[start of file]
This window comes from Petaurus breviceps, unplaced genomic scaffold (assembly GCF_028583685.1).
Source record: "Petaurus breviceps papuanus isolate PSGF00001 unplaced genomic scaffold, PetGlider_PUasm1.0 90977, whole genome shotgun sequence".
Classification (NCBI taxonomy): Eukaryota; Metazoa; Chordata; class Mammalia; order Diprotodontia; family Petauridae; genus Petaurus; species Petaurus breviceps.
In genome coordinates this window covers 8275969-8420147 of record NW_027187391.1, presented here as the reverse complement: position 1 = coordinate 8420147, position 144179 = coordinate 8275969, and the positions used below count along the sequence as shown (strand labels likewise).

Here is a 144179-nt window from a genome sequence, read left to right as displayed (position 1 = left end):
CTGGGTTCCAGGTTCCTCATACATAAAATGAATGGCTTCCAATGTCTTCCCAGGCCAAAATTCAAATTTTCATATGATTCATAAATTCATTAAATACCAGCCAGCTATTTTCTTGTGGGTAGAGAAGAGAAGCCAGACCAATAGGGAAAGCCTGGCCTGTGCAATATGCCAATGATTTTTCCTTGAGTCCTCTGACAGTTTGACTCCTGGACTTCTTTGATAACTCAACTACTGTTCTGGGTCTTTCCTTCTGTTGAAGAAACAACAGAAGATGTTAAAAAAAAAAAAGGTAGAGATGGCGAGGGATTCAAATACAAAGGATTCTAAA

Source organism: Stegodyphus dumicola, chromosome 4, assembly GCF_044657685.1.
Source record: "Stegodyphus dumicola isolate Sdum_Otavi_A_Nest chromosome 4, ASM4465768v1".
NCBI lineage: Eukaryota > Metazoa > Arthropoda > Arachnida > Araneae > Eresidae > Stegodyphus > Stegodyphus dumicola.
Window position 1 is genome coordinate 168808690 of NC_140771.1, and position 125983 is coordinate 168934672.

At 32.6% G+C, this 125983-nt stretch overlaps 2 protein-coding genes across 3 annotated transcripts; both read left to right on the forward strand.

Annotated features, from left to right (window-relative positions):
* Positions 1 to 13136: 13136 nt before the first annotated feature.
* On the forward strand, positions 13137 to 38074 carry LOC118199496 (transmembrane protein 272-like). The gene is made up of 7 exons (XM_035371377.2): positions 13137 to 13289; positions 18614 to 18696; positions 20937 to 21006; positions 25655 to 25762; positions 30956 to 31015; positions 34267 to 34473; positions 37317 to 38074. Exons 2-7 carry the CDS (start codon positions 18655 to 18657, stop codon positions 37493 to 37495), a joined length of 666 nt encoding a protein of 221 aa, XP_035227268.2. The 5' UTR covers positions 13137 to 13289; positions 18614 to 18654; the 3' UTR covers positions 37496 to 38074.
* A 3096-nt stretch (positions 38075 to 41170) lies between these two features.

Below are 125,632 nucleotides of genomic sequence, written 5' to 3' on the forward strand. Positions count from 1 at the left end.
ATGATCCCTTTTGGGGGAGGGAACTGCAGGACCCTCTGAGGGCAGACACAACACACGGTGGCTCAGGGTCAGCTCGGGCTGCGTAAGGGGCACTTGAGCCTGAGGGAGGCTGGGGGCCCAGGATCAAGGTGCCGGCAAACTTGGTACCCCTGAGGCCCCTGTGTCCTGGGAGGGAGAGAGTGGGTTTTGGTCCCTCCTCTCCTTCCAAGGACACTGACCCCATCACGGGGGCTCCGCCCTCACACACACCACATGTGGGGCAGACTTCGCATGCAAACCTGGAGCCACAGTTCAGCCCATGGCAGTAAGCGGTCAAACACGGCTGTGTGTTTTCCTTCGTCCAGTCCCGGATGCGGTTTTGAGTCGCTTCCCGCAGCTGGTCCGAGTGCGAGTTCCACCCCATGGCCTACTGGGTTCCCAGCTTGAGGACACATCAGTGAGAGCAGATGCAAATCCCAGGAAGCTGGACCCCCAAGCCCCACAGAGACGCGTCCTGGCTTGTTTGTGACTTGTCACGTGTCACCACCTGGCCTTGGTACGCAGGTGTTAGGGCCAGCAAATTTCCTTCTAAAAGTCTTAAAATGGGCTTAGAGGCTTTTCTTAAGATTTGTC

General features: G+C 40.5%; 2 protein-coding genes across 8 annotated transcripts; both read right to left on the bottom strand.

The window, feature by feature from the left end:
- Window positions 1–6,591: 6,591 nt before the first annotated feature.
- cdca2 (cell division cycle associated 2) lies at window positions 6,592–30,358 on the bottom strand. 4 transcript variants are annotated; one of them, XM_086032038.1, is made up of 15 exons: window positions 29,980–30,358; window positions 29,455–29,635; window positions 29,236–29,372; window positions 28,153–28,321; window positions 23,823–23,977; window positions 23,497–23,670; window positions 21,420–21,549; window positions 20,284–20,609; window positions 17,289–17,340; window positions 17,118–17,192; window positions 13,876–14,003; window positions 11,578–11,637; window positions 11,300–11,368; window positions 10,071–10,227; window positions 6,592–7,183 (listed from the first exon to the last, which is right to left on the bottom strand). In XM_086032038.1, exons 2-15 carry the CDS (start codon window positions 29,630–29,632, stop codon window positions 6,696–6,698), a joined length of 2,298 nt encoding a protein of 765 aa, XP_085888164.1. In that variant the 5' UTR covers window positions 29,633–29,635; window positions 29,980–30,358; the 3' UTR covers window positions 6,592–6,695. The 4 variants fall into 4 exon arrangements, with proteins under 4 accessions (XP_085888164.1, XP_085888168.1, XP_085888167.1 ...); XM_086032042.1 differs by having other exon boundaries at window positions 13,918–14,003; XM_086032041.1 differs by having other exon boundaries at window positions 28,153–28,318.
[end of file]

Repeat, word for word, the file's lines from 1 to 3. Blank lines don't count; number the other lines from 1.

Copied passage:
This window comes from Petaurus breviceps, unplaced genomic scaffold (assembly GCF_028583685.1).
Source record: "Petaurus breviceps papuanus isolate PSGF00001 unplaced genomic scaffold, PetGlider_PUasm1.0 90977, whole genome shotgun sequence".
Classification (NCBI taxonomy): Eukaryota; Metazoa; Chordata; class Mammalia; order Diprotodontia; family Petauridae; genus Petaurus; species Petaurus breviceps.